Endless talk of all things sparkly.

A Peek Inside Lorinczi Jewelry Sketchbook #LoveGold


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Stacey Lorinczi started designing jewelry at a very young age, with the years of experience working with gold, her designs are on a level of incredible craftsmanship. Her artistry extends to sketching, which goes hand-in-hand with her jewelry design. She brings along her sketchbook wherever she travels, finding inspiration all around her. Gem Gossip got an exclusive peek into her drawings, along with the gold jewelry that she creates in her San Francisco studio. Her layered answer is illustrated below to the big question,

How do you incorporate gold into your designs and why do you enjoy working with gold?

I can easily say that gold is my absolute favorite metal to work with. I recall when I was a teenager, and first started to seriously devote myself to jewelry making, I had little interest in gold—sterling silver was the only metal I would wear. In contrast, my mother was a devotee of yellow gold jewelry, and would rarely purchase anything silver. When I would debate this with her, she’d always insist, “just wait… when you’re grown-up, you’ll see, you’ll love gold as much as I do. Far more, in fact, than you will silver.” I was doubtful, but sure enough she was right. Now that I’m an adult, I find myself profoundly attracted to the qualities of gold. I have come to believe that it’s a metal for when you’ve fully matured as a woman. There’s something so sensual and alluring about the color, whether it’s the gleaming pale lemon of a lower karat gold, the blushing pink glow from a rose gold, or the deep, rich luminosity of an almost pure 22-karat. My personal favorite, the color of 22-karat gold is inimitable; it has a color so rich, so complex, I feel like it practically warms the body on contact.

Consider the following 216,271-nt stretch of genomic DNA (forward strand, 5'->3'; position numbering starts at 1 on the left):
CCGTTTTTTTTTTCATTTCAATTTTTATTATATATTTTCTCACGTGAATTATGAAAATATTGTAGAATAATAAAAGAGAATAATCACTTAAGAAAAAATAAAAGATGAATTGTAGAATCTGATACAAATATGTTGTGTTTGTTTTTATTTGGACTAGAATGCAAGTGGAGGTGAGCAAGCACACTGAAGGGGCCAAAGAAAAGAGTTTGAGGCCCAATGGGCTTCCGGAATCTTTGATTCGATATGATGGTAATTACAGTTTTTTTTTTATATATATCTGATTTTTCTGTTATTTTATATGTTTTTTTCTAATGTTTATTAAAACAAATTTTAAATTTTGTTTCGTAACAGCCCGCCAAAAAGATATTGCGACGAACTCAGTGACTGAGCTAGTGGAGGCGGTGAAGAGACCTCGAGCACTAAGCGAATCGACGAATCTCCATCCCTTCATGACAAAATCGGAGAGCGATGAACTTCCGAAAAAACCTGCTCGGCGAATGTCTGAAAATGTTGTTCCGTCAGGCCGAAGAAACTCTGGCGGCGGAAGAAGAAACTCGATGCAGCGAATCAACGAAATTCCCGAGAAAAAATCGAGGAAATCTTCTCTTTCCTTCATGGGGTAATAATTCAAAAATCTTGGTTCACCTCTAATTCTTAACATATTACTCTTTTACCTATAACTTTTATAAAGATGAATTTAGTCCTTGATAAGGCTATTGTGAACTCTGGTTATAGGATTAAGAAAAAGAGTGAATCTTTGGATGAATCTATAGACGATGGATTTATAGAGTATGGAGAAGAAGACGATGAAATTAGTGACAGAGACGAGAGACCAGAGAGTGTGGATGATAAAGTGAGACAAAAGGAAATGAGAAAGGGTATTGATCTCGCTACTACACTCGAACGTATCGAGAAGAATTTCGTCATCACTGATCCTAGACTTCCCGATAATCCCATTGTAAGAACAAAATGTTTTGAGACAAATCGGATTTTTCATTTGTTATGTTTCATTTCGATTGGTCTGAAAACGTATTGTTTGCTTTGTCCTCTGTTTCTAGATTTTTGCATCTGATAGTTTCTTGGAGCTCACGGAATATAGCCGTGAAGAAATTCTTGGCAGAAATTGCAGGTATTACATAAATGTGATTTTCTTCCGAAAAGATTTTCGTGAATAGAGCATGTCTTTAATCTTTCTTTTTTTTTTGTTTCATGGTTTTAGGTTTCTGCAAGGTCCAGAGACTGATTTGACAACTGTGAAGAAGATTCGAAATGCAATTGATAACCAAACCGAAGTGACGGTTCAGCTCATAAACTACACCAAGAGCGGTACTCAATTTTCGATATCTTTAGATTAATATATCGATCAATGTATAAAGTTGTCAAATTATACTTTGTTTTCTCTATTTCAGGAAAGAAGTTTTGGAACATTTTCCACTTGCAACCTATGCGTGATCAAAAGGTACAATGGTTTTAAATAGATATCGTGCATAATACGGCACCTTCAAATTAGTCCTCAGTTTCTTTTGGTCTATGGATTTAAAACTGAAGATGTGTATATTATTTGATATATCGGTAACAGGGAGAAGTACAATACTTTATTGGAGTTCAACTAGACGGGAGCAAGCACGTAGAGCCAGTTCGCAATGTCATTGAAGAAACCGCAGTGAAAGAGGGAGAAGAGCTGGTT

As for how I incorporate gold into my designs, that’s easy– particularly because antiques and ancient relics continually inspire me.  I believe that a solid grounding in a historical era lends depth and gravitas to anyone’s work. I love to spend time in museums; wandering aimlessly into any exhibit hall will spark my creativity, and I find myself sketching the most random objects.  It’s amazing how inspiring old artifacts can be, whether it’s jewelry, the buckle on a pair of 18th century satin slippers, or the hilt of a Japanese sword.  Here are some engagement rings I’ve created that are inspired by Etruscan artifacts.  

Above photos:


  • Stacey at her jewelers’ bench
  • A bracelet Stacey made (here pictured in wax form) that was inspired by coral formations.  The sketches were inspired by biological cell structures.
  • The captivating, interlocking gold bangles and glamorous choker below are from the Fetish Collection, a playfully sexy interpretation of dominatrix paraphernalia, along with inspirational sketches.
  • Some of her rings she’s designed.  Stacey says, “Usually when working with yellow gold, I prefer a rustic approach, roughing up the metal or brushing it with steel to take down the shine.  I adore matte yellow gold; I find that it brings out the beauty of the metal, and provides a deep, rich background against which gemstones seem to sparkle brightest.”
  • “Gold is so versatile; it can be used in both very fine jewelry and also in more casual pieces.”  This photo shows pieces in progress, from the Black Cherry Collection.  Each leaf is designed in yellow gold and the sketches are of antique hair combs.
  • This ring is 22-karat yellow gold; the bezel is a contrasting white, gypsy-set with an oval diamond.
  • A beautiful compilation of Lorinczi jewelry!
  • This substantial ring I called “Taj Ring.”  Inspired by an epic trip to India, it features 22-karat yellow gold inlaid with a multi-hued assortment of pink tourmalines, amethysts, rubies and pink sapphires, delicately “spider-set” in a mosaic pattern.
  • Here is a sketch made at the Victoria and Albert Museum in London.  These artifacts inspired rings (here pictured in wax form) whose surface is reminiscent of snakeskin.
  • Stacey is bewitched by the jewelry and architecture of the Art Nouveau, Edwardian and Art Deco eras.  She says, “Rather than trying to perfectly mimic the authenticity of those eras, I try to inflect contemporary pieces with historical nuances.  I might take a classic Art Deco silhouette and make it more muscular and chunky, or transform a delicate Edwardian design into something edgier by including black diamonds.”


This post was brought to you in collaboration with LoveGold